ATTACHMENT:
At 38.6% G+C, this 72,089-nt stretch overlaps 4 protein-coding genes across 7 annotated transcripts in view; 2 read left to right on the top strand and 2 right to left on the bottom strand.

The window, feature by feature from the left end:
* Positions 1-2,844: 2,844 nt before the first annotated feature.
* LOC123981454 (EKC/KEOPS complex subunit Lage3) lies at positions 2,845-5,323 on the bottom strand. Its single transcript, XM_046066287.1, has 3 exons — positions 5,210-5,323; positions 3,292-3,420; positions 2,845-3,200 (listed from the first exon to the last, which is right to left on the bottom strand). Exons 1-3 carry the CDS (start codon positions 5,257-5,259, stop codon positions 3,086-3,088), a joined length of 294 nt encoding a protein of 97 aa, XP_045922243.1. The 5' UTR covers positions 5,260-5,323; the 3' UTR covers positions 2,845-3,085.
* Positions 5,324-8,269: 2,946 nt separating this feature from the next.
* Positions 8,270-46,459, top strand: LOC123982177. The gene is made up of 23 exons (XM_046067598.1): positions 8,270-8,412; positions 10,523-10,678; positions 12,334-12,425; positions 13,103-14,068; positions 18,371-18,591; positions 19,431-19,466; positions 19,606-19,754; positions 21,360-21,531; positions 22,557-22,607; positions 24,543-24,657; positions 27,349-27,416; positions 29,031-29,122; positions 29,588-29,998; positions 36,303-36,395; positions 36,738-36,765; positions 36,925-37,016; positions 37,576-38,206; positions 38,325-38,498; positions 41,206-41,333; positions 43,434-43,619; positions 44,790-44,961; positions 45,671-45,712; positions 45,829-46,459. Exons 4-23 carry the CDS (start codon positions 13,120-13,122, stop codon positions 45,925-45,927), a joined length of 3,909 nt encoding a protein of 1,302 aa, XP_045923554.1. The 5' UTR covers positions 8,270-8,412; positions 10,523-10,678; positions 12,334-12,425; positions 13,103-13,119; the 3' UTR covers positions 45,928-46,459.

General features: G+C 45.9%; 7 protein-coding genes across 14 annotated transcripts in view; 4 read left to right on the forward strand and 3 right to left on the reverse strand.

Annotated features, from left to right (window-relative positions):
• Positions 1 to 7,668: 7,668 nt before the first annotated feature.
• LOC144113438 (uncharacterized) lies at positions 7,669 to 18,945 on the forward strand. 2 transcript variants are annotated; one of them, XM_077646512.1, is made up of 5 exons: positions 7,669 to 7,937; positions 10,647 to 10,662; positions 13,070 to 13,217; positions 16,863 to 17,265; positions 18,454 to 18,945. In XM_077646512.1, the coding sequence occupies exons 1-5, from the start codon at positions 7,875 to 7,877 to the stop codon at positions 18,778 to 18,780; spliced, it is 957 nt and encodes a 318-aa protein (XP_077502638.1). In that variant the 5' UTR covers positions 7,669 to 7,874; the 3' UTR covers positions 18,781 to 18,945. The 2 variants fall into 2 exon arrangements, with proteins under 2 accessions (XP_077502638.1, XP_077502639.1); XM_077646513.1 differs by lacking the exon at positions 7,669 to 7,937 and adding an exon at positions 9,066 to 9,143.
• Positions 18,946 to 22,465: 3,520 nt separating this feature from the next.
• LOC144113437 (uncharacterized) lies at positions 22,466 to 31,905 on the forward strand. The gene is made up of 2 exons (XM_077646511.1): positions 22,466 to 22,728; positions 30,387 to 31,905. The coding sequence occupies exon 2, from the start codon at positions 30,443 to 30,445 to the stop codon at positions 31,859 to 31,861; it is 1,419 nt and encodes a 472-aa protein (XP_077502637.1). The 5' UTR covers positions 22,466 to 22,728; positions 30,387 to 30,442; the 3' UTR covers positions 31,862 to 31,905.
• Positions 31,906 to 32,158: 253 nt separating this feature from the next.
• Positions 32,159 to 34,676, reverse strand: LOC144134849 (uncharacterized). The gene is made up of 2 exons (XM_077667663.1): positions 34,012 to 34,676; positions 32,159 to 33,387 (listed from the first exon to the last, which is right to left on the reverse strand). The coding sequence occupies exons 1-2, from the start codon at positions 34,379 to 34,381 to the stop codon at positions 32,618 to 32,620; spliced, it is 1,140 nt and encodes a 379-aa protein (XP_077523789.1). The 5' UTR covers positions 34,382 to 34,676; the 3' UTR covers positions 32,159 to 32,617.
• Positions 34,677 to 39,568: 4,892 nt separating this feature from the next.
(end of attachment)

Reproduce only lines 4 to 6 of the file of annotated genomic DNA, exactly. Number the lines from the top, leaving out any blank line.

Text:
* LOC123981454 (EKC/KEOPS complex subunit Lage3) lies at positions 2,845-5,323 on the bottom strand. Its single transcript, XM_046066287.1, has 3 exons — positions 5,210-5,323; positions 3,292-3,420; positions 2,845-3,200 (listed from the first exon to the last, which is right to left on the bottom strand). Exons 1-3 carry the CDS (start codon positions 5,257-5,259, stop codon positions 3,086-3,088), a joined length of 294 nt encoding a protein of 97 aa, XP_045922243.1. The 5' UTR covers positions 5,260-5,323; the 3' UTR covers positions 2,845-3,085.
* Positions 5,324-8,269: 2,946 nt separating this feature from the next.
* Positions 8,270-46,459, top strand: LOC123982177. The gene is made up of 23 exons (XM_046067598.1): positions 8,270-8,412; positions 10,523-10,678; positions 12,334-12,425; positions 13,103-14,068; positions 18,371-18,591; positions 19,431-19,466; positions 19,606-19,754; positions 21,360-21,531; positions 22,557-22,607; positions 24,543-24,657; positions 27,349-27,416; positions 29,031-29,122; positions 29,588-29,998; positions 36,303-36,395; positions 36,738-36,765; positions 36,925-37,016; positions 37,576-38,206; positions 38,325-38,498; positions 41,206-41,333; positions 43,434-43,619; positions 44,790-44,961; positions 45,671-45,712; positions 45,829-46,459. Exons 4-23 carry the CDS (start codon positions 13,120-13,122, stop codon positions 45,925-45,927), a joined length of 3,909 nt encoding a protein of 1,302 aa, XP_045923554.1. The 5' UTR covers positions 8,270-8,412; positions 10,523-10,678; positions 12,334-12,425; positions 13,103-13,119; the 3' UTR covers positions 45,928-46,459.